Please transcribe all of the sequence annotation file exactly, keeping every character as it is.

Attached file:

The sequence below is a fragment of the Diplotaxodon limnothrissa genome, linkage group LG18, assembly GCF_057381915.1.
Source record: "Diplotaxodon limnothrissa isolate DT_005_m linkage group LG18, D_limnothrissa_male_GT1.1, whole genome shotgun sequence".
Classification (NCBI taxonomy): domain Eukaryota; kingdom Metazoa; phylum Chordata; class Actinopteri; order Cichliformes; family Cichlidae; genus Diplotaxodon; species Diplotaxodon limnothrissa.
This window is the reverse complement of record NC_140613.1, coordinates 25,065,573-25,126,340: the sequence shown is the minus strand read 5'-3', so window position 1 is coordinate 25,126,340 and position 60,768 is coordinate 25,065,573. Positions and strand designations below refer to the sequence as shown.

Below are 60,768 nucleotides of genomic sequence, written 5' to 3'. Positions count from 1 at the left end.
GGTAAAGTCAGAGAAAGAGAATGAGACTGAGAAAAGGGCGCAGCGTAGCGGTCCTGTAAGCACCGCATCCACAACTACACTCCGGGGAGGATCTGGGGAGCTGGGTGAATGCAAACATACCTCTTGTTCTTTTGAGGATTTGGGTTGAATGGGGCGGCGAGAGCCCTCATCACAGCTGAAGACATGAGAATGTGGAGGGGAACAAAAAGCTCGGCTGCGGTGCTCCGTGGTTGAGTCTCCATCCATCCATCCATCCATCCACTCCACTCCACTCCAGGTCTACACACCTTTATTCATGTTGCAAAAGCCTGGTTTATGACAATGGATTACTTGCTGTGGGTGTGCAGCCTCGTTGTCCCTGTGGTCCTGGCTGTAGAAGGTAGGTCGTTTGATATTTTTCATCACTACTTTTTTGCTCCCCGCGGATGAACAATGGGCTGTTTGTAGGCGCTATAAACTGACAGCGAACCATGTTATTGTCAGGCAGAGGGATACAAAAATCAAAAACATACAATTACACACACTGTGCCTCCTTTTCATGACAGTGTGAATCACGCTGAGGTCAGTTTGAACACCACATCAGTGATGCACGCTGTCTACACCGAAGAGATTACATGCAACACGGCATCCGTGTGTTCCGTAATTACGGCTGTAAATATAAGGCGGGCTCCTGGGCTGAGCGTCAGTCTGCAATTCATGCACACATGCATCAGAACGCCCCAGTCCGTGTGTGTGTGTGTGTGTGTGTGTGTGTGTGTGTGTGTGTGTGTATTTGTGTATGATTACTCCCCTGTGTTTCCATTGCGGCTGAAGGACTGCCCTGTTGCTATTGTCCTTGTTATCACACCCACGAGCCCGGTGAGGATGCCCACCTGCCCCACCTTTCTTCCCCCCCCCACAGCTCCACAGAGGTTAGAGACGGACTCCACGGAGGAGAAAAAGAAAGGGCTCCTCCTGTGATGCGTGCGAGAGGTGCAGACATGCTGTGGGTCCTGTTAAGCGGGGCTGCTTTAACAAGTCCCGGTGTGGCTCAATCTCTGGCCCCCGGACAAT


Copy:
The sequence below is a fragment of the Diplotaxodon limnothrissa genome, linkage group LG18, assembly GCF_057381915.1.
Source record: "Diplotaxodon limnothrissa isolate DT_005_m linkage group LG18, D_limnothrissa_male_GT1.1, whole genome shotgun sequence".
Classification (NCBI taxonomy): domain Eukaryota; kingdom Metazoa; phylum Chordata; class Actinopteri; order Cichliformes; family Cichlidae; genus Diplotaxodon; species Diplotaxodon limnothrissa.
This window is the reverse complement of record NC_140613.1, coordinates 25,065,573-25,126,340: the sequence shown is the minus strand read 5'-3', so window position 1 is coordinate 25,126,340 and position 60,768 is coordinate 25,065,573. Positions and strand designations below refer to the sequence as shown.

Below are 60,768 nucleotides of genomic sequence, written 5' to 3'. Positions count from 1 at the left end.
GGTAAAGTCAGAGAAAGAGAATGAGACTGAGAAAAGGGCGCAGCGTAGCGGTCCTGTAAGCACCGCATCCACAACTACACTCCGGGGAGGATCTGGGGAGCTGGGTGAATGCAAACATACCTCTTGTTCTTTTGAGGATTTGGGTTGAATGGGGCGGCGAGAGCCCTCATCACAGCTGAAGACATGAGAATGTGGAGGGGAACAAAAAGCTCGGCTGCGGTGCTCCGTGGTTGAGTCTCCATCCATCCATCCATCCATCCACTCCACTCCACTCCAGGTCTACACACCTTTATTCATGTTGCAAAAGCCTGGTTTATGACAATGGATTACTTGCTGTGGGTGTGCAGCCTCGTTGTCCCTGTGGTCCTGGCTGTAGAAGGTAGGTCGTTTGATATTTTTCATCACTACTTTTTTGCTCCCCGCGGATGAACAATGGGCTGTTTGTAGGCGCTATAAACTGACAGCGAACCATGTTATTGTCAGGCAGAGGGATACAAAAATCAAAAACATACAATTACACACACTGTGCCTCCTTTTCATGACAGTGTGAATCACGCTGAGGTCAGTTTGAACACCACATCAGTGATGCACGCTGTCTACACCGAAGAGATTACATGCAACACGGCATCCGTGTGTTCCGTAATTACGGCTGTAAATATAAGGCGGGCTCCTGGGCTGAGCGTCAGTCTGCAATTCATGCACACATGCATCAGAACGCCCCAGTCCGTGTGTGTGTGTGTGTGTGTGTGTGTGTGTGTGTGTGTGTGTGTATTTGTGTATGATTACTCCCCTGTGTTTCCATTGCGGCTGAAGGACTGCCCTGTTGCTATTGTCCTTGTTATCACACCCACGAGCCCGGTGAGGATGCCCACCTGCCCCACCTTTCTTCCCCCCCCCACAGCTCCACAGAGGTTAGAGACGGACTCCACGGAGGAGAAAAAGAAAGGGCTCCTCCTGTGATGCGTGCGAGAGGTGCAGACATGCTGTGGGTCCTGTTAAGCGGGGCTGCTTTAACAAGTCCCGGTGTGGCTCAATCTCTGGCCCCCGGACAAT